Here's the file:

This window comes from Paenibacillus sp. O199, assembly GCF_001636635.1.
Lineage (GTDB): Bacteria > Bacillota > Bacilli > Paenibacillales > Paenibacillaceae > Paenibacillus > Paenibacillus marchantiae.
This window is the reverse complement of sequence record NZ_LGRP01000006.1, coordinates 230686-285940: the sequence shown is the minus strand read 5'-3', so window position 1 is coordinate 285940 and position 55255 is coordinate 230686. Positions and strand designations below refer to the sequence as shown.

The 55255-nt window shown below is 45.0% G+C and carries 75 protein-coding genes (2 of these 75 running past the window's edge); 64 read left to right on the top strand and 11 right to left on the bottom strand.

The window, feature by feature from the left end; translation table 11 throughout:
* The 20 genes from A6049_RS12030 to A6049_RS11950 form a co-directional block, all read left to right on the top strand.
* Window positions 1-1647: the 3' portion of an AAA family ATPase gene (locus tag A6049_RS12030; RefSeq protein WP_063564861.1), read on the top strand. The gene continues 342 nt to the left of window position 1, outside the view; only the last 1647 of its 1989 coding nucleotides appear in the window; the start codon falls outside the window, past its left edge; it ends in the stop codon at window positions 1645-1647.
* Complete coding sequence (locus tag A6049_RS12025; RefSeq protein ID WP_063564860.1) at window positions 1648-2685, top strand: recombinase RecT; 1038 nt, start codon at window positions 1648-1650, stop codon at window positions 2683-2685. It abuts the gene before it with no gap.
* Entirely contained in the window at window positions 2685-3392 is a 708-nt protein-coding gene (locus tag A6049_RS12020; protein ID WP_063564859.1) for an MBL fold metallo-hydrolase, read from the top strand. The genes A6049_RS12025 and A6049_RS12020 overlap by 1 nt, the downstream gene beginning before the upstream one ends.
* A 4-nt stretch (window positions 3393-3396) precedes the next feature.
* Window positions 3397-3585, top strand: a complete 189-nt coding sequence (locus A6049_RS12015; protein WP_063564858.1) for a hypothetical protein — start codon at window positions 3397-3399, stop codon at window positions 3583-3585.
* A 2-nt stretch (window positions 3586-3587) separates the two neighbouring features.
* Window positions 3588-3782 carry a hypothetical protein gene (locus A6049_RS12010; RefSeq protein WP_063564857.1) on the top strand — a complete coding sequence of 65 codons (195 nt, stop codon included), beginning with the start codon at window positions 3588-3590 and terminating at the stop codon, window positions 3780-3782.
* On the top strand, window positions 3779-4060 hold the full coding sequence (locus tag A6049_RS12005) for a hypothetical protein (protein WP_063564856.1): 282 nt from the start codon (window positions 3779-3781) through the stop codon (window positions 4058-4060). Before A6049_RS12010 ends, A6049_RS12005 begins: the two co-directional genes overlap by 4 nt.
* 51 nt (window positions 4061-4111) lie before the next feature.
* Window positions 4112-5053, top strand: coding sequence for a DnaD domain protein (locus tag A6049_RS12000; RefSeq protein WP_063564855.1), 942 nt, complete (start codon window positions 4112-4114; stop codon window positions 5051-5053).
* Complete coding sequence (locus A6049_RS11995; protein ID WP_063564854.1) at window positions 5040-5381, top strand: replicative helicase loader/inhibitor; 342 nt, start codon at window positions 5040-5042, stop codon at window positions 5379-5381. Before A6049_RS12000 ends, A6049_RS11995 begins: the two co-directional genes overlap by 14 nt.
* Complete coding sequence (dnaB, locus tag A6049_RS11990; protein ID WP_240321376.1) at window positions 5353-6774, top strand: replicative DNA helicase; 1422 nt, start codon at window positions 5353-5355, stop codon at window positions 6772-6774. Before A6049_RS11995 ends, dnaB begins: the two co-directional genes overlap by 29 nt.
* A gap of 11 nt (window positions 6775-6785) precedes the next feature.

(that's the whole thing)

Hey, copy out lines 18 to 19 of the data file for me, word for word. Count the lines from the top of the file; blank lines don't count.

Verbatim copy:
* Complete coding sequence (dnaB, locus tag A6049_RS11990; protein ID WP_240321376.1) at window positions 5353-6774, top strand: replicative DNA helicase; 1422 nt, start codon at window positions 5353-5355, stop codon at window positions 6772-6774. Before A6049_RS11995 ends, dnaB begins: the two co-directional genes overlap by 29 nt.
* A gap of 11 nt (window positions 6775-6785) precedes the next feature.